Train Roulette App

18 05 2014

“Sharing personal space with strangers is an unavoidable part of commuting by public transit. And ignoring the passengers around us is a proud and longstanding tradition for American city-dwellers.

But social scientists have begun to investigate whether this is a wasted opportunity….

Collectively, this work suggests that we should consider at least an occasional chat with a random stranger, and that technology, rather than hindering such connections, may be able to facilitate them…..

So what if technology could actually be enlisted to catalyze connections with the strangers around us? An app called Train Roulette, so far only available in Australia, aims to do just that.

Historically, the Internet has connected people who had common interests but were separated by geography. Train Roulette inverts that function: It connects people who may not have anything in common, but are in the same place”

Read the full article via Next City

Download Train Roulette (QUT)

*Thanks to Dave for the link


Chalked Edition for Art @ the Park

26 04 2013



A conversation sparked this impromptu edition of “priority seating”,  at the bench of Alice and Albert St (Botanic Gardens).  21th April 2013 while at Art @ the Park  


Joke QR Train Etiquette Posters

16 05 2012

Via Courier Mail: Joke QR Train Etiquette Posters 

QUEENSLAND Rail’s online train etiquette campaign has become the butt of internet jokes with parodies of the “polite” posters going viral.

In a twist similar to that experienced by the notorious “Qantas luxury” Twitter competition, commuters have embraced the invitation to “personalise the etiquette posters” and post them on social media sites.

Many have taken the opportunity to highlight some of QR’s failings.

One banner takes a dig at Premier Campbell Newman.

“Jim waited five years for a train. But it never came. Because Campbell spent all the money on tunnels.”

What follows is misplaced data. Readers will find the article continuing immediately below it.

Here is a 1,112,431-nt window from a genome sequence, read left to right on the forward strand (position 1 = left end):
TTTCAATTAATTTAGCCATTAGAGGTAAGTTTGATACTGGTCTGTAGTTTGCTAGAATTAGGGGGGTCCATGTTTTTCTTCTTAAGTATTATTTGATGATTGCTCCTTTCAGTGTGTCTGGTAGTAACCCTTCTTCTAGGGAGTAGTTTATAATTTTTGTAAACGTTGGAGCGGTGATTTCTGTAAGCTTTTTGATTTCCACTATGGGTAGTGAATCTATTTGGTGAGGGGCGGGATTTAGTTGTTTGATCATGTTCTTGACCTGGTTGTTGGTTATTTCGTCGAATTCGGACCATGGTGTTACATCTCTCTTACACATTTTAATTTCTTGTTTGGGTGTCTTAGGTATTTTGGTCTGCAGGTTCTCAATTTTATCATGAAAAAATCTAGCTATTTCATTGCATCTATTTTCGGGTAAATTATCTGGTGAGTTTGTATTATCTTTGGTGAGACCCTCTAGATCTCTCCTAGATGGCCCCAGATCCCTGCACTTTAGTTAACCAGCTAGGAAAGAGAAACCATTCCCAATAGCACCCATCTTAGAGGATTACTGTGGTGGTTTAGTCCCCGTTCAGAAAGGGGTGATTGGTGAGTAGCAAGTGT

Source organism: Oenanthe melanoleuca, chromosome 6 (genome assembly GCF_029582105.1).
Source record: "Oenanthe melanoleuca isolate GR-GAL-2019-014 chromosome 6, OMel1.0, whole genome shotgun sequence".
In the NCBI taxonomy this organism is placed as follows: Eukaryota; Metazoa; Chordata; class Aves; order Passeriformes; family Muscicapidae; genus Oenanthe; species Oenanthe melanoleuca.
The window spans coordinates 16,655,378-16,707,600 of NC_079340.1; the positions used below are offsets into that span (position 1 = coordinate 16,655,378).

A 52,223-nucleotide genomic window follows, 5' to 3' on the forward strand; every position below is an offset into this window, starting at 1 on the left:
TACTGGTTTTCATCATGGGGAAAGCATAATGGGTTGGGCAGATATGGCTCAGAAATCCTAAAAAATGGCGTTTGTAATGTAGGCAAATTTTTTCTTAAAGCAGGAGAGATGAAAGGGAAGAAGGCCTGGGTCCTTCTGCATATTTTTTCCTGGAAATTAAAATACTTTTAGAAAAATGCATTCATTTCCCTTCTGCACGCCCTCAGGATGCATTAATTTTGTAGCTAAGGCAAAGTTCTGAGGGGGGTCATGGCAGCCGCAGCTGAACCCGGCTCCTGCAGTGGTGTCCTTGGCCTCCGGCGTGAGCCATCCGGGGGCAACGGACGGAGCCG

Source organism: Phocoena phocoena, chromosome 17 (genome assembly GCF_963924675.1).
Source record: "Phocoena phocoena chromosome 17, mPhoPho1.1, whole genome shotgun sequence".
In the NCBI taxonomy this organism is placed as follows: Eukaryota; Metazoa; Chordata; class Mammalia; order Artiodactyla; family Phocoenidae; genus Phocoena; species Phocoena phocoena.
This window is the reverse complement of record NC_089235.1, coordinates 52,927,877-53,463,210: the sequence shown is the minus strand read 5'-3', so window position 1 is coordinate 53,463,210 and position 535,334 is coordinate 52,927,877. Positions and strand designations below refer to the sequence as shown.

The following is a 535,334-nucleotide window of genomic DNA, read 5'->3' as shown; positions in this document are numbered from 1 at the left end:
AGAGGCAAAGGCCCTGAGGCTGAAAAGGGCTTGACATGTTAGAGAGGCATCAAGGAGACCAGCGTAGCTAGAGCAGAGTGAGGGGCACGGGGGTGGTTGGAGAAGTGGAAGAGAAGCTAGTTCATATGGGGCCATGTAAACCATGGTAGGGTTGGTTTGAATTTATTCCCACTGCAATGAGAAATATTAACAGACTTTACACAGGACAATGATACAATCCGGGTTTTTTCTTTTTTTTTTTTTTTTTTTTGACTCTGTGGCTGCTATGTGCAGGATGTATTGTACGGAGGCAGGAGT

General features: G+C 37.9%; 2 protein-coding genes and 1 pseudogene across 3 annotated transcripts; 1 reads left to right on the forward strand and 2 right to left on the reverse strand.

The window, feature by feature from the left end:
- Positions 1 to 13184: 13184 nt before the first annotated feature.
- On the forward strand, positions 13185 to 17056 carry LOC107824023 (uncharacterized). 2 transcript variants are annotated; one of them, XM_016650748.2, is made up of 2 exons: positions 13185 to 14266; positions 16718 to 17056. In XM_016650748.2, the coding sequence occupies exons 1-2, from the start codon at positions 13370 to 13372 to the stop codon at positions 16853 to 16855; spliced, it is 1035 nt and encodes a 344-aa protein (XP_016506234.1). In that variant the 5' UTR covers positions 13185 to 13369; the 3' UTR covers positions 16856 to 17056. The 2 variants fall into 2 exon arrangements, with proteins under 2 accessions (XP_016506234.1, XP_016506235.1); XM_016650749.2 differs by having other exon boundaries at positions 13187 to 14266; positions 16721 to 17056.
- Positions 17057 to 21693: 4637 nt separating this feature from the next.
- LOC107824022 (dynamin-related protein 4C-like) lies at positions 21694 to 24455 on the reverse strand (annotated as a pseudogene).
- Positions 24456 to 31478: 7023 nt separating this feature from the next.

Some of the posters have attracted more than 600,000 views on Twitter.

The posters have even caught the attention of New York City bloggers who have pronounced the “Jim sits on the train, his feet are on the floor” message the “most polite train etiquette poster ever”.

“If that was in the NYC subway, I don’t even want to imagine what substances would be clinging and dripping from it,” noted the blogger.

Although Queensland Rail is aware of the fun being had at its expense, a spokesman said it was pleased the campaign had created so much interest and discussion.

“The etiquette campaign has encouraged customers to be aware of their own behaviour and think about what is socially acceptable behaviour while on the City network,” he said.

“Since its launch in September 2011, our campaign has sparked a lot of interesting discussion on train etiquette faux pas.”

Bus Stop Lounge

18 02 2012

Via Brisbane Indesign Facebook – spotted on James St, Valley.  Shameless marketing but cool urban intervention nonetheless.

Repost: Brisbane Times

29 03 2011

Time to speak up Brisbane bus users

**I’m finding the comments and poll on this one fascinating

Southeast Queensland public transport users should consider talking to fellow travellers, according to the urban designer behind a project encouraging commuter conversations.

For the past few months, advertising signs at the Royal Brisbane and Women’s Hospital busway station have encouraged people to be friendly and chat to other transport users.

The signs, only taken down recently, promoted the idea of “priority seating for people who want conversation”, an alternative version of reserved seating for elderly or disabled people.